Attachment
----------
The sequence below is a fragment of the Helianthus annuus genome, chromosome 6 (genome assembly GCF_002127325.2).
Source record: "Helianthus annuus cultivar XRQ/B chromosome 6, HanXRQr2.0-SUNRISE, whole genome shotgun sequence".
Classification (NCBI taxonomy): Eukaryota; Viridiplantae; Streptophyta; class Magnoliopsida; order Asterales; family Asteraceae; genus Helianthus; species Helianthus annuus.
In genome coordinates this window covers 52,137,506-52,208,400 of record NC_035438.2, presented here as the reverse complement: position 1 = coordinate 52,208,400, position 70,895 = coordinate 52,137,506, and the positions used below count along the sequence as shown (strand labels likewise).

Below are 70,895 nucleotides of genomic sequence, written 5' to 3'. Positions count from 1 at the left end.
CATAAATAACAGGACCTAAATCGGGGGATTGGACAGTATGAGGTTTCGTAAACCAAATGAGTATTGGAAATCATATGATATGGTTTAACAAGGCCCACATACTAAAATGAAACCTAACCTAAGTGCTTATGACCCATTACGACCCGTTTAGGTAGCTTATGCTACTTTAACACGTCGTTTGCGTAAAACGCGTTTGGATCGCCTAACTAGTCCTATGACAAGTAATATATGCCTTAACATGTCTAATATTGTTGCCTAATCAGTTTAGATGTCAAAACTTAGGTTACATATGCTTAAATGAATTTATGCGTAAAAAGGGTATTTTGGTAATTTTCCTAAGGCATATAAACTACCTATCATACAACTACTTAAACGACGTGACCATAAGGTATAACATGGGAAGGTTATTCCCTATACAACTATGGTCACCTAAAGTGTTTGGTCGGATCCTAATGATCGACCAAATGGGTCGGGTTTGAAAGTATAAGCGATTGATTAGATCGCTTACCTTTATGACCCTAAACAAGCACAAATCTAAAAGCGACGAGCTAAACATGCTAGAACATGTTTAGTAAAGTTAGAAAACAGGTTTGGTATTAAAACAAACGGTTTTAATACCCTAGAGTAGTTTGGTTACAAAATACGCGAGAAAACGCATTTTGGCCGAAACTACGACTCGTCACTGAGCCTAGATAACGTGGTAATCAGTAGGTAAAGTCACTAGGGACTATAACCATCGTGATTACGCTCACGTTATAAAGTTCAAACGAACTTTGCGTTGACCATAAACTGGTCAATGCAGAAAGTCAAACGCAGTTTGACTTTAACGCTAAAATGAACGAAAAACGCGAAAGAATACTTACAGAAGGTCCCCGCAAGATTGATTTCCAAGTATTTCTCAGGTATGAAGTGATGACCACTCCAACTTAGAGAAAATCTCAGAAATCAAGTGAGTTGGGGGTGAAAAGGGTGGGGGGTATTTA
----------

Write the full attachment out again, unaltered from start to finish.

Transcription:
The sequence below is a fragment of the Helianthus annuus genome, chromosome 6 (genome assembly GCF_002127325.2).
Source record: "Helianthus annuus cultivar XRQ/B chromosome 6, HanXRQr2.0-SUNRISE, whole genome shotgun sequence".
Classification (NCBI taxonomy): Eukaryota; Viridiplantae; Streptophyta; class Magnoliopsida; order Asterales; family Asteraceae; genus Helianthus; species Helianthus annuus.
In genome coordinates this window covers 52,137,506-52,208,400 of record NC_035438.2, presented here as the reverse complement: position 1 = coordinate 52,208,400, position 70,895 = coordinate 52,137,506, and the positions used below count along the sequence as shown (strand labels likewise).

Below are 70,895 nucleotides of genomic sequence, written 5' to 3'. Positions count from 1 at the left end.
CATAAATAACAGGACCTAAATCGGGGGATTGGACAGTATGAGGTTTCGTAAACCAAATGAGTATTGGAAATCATATGATATGGTTTAACAAGGCCCACATACTAAAATGAAACCTAACCTAAGTGCTTATGACCCATTACGACCCGTTTAGGTAGCTTATGCTACTTTAACACGTCGTTTGCGTAAAACGCGTTTGGATCGCCTAACTAGTCCTATGACAAGTAATATATGCCTTAACATGTCTAATATTGTTGCCTAATCAGTTTAGATGTCAAAACTTAGGTTACATATGCTTAAATGAATTTATGCGTAAAAAGGGTATTTTGGTAATTTTCCTAAGGCATATAAACTACCTATCATACAACTACTTAAACGACGTGACCATAAGGTATAACATGGGAAGGTTATTCCCTATACAACTATGGTCACCTAAAGTGTTTGGTCGGATCCTAATGATCGACCAAATGGGTCGGGTTTGAAAGTATAAGCGATTGATTAGATCGCTTACCTTTATGACCCTAAACAAGCACAAATCTAAAAGCGACGAGCTAAACATGCTAGAACATGTTTAGTAAAGTTAGAAAACAGGTTTGGTATTAAAACAAACGGTTTTAATACCCTAGAGTAGTTTGGTTACAAAATACGCGAGAAAACGCATTTTGGCCGAAACTACGACTCGTCACTGAGCCTAGATAACGTGGTAATCAGTAGGTAAAGTCACTAGGGACTATAACCATCGTGATTACGCTCACGTTATAAAGTTCAAACGAACTTTGCGTTGACCATAAACTGGTCAATGCAGAAAGTCAAACGCAGTTTGACTTTAACGCTAAAATGAACGAAAAACGCGAAAGAATACTTACAGAAGGTCCCCGCAAGATTGATTTCCAAGTATTTCTCAGGTATGAAGTGATGACCACTCCAACTTAGAGAAAATCTCAGAAATCAAGTGAGTTGGGGGTGAAAAGGGTGGGGGGTATTTA